The 82nd paratroopers (Mission Boston) were dropped next, also in three waves – the 505th, the 507th and my dad’s regiment, the 508th, was the last to jump. They were to drop west and southwest of the town of Sainte-Mère-Eglise.  My dad’s regiment experienced the worst drop, with only 25 per cent landing within a mile of their drop zone. Half the regiment dropped east of the Merderet River, where they were useless to their original mission.

The problems for the 508th drop were myriad. The troop carriers were, by then, hindered by a dense cloud cover and increasing anti-aircraft fire, causing the troop carriers to break formation and stray off course. At the same time, the enemy began moving into the drop zones, delaying the pathfinder troops in marking those zones and causing the pilots of the troop carriers to overshoot the zones as they frantically searched for markers.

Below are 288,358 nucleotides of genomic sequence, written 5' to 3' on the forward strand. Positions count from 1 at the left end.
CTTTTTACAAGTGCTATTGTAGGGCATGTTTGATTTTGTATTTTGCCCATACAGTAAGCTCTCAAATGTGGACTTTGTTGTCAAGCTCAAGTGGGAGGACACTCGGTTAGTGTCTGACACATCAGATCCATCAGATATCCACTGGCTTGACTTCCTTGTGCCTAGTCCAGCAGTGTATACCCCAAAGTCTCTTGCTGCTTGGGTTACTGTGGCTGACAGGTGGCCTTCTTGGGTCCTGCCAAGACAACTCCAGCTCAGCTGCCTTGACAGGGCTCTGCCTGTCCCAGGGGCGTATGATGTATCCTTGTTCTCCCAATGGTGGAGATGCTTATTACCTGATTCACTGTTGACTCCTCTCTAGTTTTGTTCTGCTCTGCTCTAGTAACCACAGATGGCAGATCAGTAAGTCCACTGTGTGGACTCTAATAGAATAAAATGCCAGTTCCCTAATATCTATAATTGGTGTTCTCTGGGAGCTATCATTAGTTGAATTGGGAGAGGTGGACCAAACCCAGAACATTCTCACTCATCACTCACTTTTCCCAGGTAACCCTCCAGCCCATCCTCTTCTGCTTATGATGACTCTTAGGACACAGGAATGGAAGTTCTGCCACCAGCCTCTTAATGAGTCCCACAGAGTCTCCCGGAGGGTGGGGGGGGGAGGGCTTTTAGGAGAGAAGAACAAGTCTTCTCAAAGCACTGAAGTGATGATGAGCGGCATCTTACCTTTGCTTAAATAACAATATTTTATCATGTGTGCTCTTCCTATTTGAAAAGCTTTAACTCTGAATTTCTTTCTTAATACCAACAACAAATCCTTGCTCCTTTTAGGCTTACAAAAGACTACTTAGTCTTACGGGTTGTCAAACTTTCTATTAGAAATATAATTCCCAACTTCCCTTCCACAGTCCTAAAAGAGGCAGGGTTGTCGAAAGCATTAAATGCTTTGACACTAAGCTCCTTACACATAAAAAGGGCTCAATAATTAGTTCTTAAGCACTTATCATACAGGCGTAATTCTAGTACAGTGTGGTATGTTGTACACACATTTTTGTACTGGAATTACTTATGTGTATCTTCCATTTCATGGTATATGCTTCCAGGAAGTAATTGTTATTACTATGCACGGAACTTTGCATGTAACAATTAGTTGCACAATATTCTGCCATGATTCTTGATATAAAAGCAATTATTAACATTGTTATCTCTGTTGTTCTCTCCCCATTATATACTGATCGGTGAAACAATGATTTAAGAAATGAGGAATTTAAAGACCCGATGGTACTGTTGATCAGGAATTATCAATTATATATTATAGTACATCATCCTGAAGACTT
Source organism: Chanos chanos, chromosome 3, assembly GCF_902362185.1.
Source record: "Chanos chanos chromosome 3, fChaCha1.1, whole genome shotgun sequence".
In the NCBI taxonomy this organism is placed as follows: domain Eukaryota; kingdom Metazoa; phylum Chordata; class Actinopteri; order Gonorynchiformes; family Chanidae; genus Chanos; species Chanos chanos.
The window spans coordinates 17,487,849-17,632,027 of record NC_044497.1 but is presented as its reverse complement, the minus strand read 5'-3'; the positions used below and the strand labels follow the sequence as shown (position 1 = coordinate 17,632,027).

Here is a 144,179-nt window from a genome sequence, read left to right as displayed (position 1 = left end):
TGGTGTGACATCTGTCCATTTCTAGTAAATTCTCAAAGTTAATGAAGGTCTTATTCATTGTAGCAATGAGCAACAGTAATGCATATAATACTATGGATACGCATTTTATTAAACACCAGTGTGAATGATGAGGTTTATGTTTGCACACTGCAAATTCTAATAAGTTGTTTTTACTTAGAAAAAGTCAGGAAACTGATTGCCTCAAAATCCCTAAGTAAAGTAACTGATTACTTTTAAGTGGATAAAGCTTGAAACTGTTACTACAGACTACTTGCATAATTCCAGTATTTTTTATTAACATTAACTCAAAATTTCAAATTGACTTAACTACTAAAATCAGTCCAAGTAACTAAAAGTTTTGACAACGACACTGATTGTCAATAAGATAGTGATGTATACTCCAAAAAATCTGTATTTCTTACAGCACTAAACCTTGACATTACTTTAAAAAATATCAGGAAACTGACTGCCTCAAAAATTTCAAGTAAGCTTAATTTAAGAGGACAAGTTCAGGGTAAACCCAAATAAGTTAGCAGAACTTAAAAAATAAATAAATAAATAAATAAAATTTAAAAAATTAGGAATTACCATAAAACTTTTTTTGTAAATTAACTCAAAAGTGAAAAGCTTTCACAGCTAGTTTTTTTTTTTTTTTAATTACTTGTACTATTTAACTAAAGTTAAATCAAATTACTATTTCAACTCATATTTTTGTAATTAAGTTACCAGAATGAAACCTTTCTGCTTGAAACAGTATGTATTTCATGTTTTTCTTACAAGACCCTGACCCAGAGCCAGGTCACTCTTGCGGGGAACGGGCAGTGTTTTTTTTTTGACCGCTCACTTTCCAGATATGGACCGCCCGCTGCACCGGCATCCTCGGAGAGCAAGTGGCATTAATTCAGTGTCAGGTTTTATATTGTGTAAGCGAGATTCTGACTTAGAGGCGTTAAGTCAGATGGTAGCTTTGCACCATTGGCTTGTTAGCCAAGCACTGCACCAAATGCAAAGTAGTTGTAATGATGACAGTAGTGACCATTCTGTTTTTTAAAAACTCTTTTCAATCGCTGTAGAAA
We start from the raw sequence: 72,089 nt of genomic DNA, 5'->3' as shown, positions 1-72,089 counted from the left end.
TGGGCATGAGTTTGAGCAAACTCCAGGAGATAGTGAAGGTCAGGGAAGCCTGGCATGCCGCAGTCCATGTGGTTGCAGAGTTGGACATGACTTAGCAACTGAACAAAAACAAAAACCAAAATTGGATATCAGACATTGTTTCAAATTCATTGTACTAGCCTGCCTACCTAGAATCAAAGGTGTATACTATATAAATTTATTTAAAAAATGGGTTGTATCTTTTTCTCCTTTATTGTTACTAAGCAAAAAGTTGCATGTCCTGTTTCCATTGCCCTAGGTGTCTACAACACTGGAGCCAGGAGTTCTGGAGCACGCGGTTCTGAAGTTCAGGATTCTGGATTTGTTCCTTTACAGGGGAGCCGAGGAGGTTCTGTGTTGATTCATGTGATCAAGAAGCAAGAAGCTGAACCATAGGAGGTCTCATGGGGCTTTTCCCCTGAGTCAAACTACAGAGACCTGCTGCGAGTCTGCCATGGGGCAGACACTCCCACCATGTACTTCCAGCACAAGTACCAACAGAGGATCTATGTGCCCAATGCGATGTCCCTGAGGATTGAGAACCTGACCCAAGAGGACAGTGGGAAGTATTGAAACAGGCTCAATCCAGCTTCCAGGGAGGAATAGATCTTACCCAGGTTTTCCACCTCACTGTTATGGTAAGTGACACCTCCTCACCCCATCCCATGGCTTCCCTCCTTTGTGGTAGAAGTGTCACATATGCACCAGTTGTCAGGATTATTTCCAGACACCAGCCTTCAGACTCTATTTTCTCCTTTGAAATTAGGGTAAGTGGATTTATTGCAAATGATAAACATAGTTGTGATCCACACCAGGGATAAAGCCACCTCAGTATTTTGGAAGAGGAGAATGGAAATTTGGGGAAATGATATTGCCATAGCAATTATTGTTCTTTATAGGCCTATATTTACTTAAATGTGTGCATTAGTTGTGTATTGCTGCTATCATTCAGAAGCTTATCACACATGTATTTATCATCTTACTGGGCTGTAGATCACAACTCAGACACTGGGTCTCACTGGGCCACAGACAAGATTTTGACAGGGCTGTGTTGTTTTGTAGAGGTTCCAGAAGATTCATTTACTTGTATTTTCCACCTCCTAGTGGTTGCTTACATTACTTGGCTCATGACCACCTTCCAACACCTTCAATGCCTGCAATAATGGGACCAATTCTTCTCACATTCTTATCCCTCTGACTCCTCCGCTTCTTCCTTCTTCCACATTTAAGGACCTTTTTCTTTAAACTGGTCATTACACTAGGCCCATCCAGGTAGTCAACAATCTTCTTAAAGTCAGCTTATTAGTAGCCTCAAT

My dad later described the scene to my mom. When the green jump light flashed that morning, he and his fellow paratroopers dropped out of the open door of the aircraft into unimaginable chaos – dark skies, dense clouds, tracers everywhere and enemy fire. Plus, to avoid being hit by the enemy, the pilots of the troop carriers were maneuvering at greater speeds than would afford a good jump. My dad and many of the other paratroopers in the 508th landed widely scattered over the Normandy countryside, far from their jump zone and their well-planned assignments.

On July 24, my mom received a telegram informing her that my dad had been reported missing in action on June 11. My brother was 2 years old and I was due to be born two months later.

My dad later recounted to my mom how he and several other soldiers had been dropped into an area virtually surrounded by German troops and were captured five days after their boots hit the ground.